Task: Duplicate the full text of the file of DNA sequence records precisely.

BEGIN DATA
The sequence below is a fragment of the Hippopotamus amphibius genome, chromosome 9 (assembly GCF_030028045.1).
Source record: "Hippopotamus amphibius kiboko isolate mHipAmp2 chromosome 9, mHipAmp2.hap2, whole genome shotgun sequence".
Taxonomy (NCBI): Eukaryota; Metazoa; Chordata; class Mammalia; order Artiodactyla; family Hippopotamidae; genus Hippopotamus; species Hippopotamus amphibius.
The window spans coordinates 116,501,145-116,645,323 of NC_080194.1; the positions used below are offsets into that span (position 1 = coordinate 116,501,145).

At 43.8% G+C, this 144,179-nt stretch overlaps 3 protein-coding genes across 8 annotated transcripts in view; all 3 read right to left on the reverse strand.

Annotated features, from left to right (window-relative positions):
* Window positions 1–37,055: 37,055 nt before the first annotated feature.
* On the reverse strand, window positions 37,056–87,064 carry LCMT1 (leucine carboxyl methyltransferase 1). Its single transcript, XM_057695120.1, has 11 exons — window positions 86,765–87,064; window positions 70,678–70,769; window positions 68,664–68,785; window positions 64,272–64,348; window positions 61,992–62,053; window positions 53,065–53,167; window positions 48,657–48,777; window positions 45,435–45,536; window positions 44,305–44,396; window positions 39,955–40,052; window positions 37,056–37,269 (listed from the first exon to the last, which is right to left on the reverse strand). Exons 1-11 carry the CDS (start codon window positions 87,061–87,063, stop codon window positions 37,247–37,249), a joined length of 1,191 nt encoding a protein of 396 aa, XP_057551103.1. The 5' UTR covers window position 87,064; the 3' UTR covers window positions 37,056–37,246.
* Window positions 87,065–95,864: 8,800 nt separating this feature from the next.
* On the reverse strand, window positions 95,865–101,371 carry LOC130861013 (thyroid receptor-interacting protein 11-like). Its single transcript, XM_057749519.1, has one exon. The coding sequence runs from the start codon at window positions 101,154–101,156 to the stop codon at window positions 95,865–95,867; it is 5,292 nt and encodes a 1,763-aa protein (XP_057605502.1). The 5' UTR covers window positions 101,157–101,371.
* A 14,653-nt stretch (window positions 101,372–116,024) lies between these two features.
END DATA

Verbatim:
The sequence below is a fragment of the Hippopotamus amphibius genome, chromosome 9 (assembly GCF_030028045.1).
Source record: "Hippopotamus amphibius kiboko isolate mHipAmp2 chromosome 9, mHipAmp2.hap2, whole genome shotgun sequence".
Taxonomy (NCBI): Eukaryota; Metazoa; Chordata; class Mammalia; order Artiodactyla; family Hippopotamidae; genus Hippopotamus; species Hippopotamus amphibius.
The window spans coordinates 116,501,145-116,645,323 of NC_080194.1; the positions used below are offsets into that span (position 1 = coordinate 116,501,145).

At 43.8% G+C, this 144,179-nt stretch overlaps 3 protein-coding genes across 8 annotated transcripts in view; all 3 read right to left on the reverse strand.

Annotated features, from left to right (window-relative positions):
* Window positions 1–37,055: 37,055 nt before the first annotated feature.
* On the reverse strand, window positions 37,056–87,064 carry LCMT1 (leucine carboxyl methyltransferase 1). Its single transcript, XM_057695120.1, has 11 exons — window positions 86,765–87,064; window positions 70,678–70,769; window positions 68,664–68,785; window positions 64,272–64,348; window positions 61,992–62,053; window positions 53,065–53,167; window positions 48,657–48,777; window positions 45,435–45,536; window positions 44,305–44,396; window positions 39,955–40,052; window positions 37,056–37,269 (listed from the first exon to the last, which is right to left on the reverse strand). Exons 1-11 carry the CDS (start codon window positions 87,061–87,063, stop codon window positions 37,247–37,249), a joined length of 1,191 nt encoding a protein of 396 aa, XP_057551103.1. The 5' UTR covers window position 87,064; the 3' UTR covers window positions 37,056–37,246.
* Window positions 87,065–95,864: 8,800 nt separating this feature from the next.
* On the reverse strand, window positions 95,865–101,371 carry LOC130861013 (thyroid receptor-interacting protein 11-like). Its single transcript, XM_057749519.1, has one exon. The coding sequence runs from the start codon at window positions 101,154–101,156 to the stop codon at window positions 95,865–95,867; it is 5,292 nt and encodes a 1,763-aa protein (XP_057605502.1). The 5' UTR covers window positions 101,157–101,371.
* A 14,653-nt stretch (window positions 101,372–116,024) lies between these two features.